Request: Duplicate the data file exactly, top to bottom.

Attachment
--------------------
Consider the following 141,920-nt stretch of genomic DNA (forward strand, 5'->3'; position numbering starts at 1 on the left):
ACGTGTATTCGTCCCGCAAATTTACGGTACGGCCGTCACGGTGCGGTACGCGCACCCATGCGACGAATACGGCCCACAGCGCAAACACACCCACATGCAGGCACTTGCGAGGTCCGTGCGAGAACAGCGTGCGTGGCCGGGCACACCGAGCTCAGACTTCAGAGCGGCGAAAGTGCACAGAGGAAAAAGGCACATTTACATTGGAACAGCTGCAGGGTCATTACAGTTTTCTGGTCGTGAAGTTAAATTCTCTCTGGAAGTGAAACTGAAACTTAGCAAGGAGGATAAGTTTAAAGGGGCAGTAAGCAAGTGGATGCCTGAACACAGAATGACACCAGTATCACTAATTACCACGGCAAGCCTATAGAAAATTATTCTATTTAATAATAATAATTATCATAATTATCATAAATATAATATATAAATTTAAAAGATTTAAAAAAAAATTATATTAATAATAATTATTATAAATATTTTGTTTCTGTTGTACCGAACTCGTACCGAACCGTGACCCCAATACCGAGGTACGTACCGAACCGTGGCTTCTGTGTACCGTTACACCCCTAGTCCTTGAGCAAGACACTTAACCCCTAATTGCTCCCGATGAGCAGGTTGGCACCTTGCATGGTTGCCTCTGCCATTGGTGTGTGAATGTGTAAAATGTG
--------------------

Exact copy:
Consider the following 141,920-nt stretch of genomic DNA (forward strand, 5'->3'; position numbering starts at 1 on the left):
ACGTGTATTCGTCCCGCAAATTTACGGTACGGCCGTCACGGTGCGGTACGCGCACCCATGCGACGAATACGGCCCACAGCGCAAACACACCCACATGCAGGCACTTGCGAGGTCCGTGCGAGAACAGCGTGCGTGGCCGGGCACACCGAGCTCAGACTTCAGAGCGGCGAAAGTGCACAGAGGAAAAAGGCACATTTACATTGGAACAGCTGCAGGGTCATTACAGTTTTCTGGTCGTGAAGTTAAATTCTCTCTGGAAGTGAAACTGAAACTTAGCAAGGAGGATAAGTTTAAAGGGGCAGTAAGCAAGTGGATGCCTGAACACAGAATGACACCAGTATCACTAATTACCACGGCAAGCCTATAGAAAATTATTCTATTTAATAATAATAATTATCATAATTATCATAAATATAATATATAAATTTAAAAGATTTAAAAAAAAATTATATTAATAATAATTATTATAAATATTTTGTTTCTGTTGTACCGAACTCGTACCGAACCGTGACCCCAATACCGAGGTACGTACCGAACCGTGGCTTCTGTGTACCGTTACACCCCTAGTCCTTGAGCAAGACACTTAACCCCTAATTGCTCCCGATGAGCAGGTTGGCACCTTGCATGGTTGCCTCTGCCATTGGTGTGTGAATGTGTAAAATGTG